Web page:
Last week I introduced you to the fun of my job. Playing with starship simulators is definitely entertaining, but the real power of my job comes from the teaching. It's a lot like writing except the payoff is more immediate.
How do you feel when a fan contacts you to tell you they loved your book? Warm fuzzies all over. Knowing you have touched a child's mind is powerful. We as writers are long-distance teachers. We say we're just providing entertainment, but think about what's buried in your story. What lessons are you teaching your readers? Compassion? Loyalty? Persistence? Look at what your characters value. Look at what they do to finally win against the odds. Those are the lessons you teach through your writing.
I'm a teacher, by training and profession. At the space center, I run our planetarium and write the lesson plans we use for the field trip groups. The best pay for my job is hearing the kids whispering in the planetarium, pointing out the stars to their friends. I love sharing my passion for astronomy. It's powerful when you make a connection with someone. Listen to the awe in their voices on their first time seeing the wonders of space, finding a constellation, or just plain looking up at night. I'm opening their eyes to the glory and beauty that exists all around us.
Three of us teach at the center. We had a huge discussion a couple years ago about the objective of our lessons. Teachers usually teach for comprehension and understanding. Repetition is key to that kind of teaching. We had an epiphany as we discussed our upcoming lesson for the school year. We weren't teaching for comprehension. Our whole objective was to throw information at the children as fast as we could. We wanted even the brightest student in the class to leave with more questions than answers. We wanted them to glimpse how much we didn't know yet about space and time and physics. We pushed those little 5th and 6th graders clear into college physics on a regular basis. With only 45 minutes at best, we can't teach a topic for comprehension. But we can raise questions and introduce concepts.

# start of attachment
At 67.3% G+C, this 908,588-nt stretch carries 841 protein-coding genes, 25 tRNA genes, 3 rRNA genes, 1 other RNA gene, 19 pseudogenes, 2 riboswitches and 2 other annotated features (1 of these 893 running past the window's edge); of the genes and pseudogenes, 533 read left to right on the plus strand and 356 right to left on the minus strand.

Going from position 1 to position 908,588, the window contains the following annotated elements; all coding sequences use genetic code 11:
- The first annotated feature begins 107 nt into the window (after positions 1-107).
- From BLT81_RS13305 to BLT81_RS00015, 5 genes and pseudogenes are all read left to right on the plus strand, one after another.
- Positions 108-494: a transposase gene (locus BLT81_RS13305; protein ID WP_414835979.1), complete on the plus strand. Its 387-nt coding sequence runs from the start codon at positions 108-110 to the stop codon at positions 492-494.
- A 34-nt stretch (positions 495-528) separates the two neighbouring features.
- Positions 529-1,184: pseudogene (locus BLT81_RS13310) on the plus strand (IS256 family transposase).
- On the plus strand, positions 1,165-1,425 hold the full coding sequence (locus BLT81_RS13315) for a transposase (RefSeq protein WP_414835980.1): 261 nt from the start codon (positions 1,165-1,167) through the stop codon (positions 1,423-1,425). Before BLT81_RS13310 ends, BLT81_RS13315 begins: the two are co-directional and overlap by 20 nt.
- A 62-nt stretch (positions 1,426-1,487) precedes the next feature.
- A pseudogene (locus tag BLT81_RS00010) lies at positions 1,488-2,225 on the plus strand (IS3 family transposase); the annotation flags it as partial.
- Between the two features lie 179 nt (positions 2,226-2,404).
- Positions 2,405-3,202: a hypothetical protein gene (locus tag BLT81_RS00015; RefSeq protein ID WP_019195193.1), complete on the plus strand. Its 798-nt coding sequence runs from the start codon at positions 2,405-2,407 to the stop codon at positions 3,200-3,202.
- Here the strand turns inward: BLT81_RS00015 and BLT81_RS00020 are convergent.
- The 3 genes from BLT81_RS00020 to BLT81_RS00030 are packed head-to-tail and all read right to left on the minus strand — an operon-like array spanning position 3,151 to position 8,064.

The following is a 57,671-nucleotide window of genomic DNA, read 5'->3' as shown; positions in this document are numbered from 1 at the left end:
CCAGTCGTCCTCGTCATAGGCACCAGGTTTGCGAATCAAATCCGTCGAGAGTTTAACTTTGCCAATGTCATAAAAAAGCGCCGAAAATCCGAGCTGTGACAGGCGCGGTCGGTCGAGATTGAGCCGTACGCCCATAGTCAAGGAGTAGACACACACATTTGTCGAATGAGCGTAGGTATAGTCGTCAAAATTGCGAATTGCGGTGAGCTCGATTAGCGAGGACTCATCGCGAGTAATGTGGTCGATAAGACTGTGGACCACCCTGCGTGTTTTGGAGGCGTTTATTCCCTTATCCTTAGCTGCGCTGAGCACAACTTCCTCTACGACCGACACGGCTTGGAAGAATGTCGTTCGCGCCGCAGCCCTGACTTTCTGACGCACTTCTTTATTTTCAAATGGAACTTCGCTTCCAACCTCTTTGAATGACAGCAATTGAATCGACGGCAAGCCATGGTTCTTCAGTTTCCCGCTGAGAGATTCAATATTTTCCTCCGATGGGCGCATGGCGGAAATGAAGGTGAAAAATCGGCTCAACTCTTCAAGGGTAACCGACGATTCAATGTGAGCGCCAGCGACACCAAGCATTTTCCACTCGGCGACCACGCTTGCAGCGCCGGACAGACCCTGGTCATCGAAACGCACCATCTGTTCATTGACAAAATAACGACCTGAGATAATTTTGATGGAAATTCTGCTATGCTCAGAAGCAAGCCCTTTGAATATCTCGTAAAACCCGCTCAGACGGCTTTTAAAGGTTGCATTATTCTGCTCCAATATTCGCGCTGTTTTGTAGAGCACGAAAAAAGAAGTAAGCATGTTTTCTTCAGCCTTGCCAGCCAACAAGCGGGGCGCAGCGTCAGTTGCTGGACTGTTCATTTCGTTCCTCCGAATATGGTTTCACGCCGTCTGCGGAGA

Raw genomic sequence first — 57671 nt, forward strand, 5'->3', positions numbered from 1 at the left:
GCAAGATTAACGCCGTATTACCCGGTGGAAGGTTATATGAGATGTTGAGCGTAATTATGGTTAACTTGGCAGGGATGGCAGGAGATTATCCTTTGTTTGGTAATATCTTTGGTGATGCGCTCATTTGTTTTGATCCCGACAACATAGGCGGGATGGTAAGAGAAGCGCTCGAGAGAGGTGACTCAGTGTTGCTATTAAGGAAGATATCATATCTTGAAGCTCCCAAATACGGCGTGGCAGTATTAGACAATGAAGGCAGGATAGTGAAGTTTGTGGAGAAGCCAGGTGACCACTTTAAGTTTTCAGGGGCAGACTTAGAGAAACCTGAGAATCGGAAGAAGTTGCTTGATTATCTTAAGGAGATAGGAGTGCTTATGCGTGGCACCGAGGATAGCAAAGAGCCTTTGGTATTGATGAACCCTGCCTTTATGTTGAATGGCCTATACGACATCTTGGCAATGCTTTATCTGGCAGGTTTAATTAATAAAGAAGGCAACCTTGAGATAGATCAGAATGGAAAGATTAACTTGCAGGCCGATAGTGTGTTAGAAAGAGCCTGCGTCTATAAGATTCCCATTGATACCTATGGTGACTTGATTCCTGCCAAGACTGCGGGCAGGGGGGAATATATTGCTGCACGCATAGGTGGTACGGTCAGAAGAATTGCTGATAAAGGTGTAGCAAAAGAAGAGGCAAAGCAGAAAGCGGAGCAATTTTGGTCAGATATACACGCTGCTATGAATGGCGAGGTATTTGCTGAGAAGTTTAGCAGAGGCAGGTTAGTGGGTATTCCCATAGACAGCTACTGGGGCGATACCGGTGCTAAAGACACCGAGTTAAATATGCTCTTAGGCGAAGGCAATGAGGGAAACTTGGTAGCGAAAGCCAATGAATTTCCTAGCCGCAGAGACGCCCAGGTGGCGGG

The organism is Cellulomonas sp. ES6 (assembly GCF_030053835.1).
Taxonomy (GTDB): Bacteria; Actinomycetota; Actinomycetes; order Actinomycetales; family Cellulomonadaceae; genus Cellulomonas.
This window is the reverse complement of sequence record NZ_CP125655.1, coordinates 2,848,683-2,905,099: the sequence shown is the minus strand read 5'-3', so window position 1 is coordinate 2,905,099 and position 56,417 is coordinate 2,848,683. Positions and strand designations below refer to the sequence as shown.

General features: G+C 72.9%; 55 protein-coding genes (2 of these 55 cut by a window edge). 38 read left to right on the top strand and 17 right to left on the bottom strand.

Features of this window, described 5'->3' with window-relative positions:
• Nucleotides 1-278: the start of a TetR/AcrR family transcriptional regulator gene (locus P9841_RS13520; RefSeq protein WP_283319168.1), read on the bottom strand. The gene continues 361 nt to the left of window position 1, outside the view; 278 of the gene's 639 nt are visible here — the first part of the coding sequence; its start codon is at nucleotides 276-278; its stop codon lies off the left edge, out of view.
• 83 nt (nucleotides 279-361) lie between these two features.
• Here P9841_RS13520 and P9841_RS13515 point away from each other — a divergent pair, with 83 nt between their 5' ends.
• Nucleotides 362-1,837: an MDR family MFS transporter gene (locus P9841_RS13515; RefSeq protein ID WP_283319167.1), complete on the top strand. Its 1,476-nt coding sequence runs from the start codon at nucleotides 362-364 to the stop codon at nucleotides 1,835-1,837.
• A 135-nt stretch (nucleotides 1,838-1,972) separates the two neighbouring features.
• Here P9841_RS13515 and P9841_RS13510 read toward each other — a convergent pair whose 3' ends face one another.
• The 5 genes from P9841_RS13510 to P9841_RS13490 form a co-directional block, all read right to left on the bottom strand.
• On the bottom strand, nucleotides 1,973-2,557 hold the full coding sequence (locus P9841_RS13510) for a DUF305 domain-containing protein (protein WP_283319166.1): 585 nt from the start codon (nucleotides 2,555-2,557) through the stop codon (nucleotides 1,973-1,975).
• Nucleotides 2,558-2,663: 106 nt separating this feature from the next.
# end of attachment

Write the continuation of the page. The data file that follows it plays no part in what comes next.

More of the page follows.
We pull out all the stops, producing a multimedia presentation with as many experiments and demonstrations and eye-catching decorations as we can finagle. We have to at least pretend to compete with the simulators. Some days, it falls flat. The kids are bored and restless or rude and obnoxious. It happens. But if I touch even one young mind, I have succeeded.
With my writing, it's the same way. We as authors touch one mind at a time. We aren't going to win over every person who reads, but we can touch those who resonate with our stories. We can make a difference one life at a time.
This turned into more of an essay about the power of teaching than one about the space center, but teaching and education are central to what we do at the space center. Even the simulators exist as teaching tools. Most of our staff and customers don't realize it; they think they are there for entertainment. But I know better.
To borrow a quote from Christa McAuliffe, the teacher the center is named after, "I touch the future. I teach."
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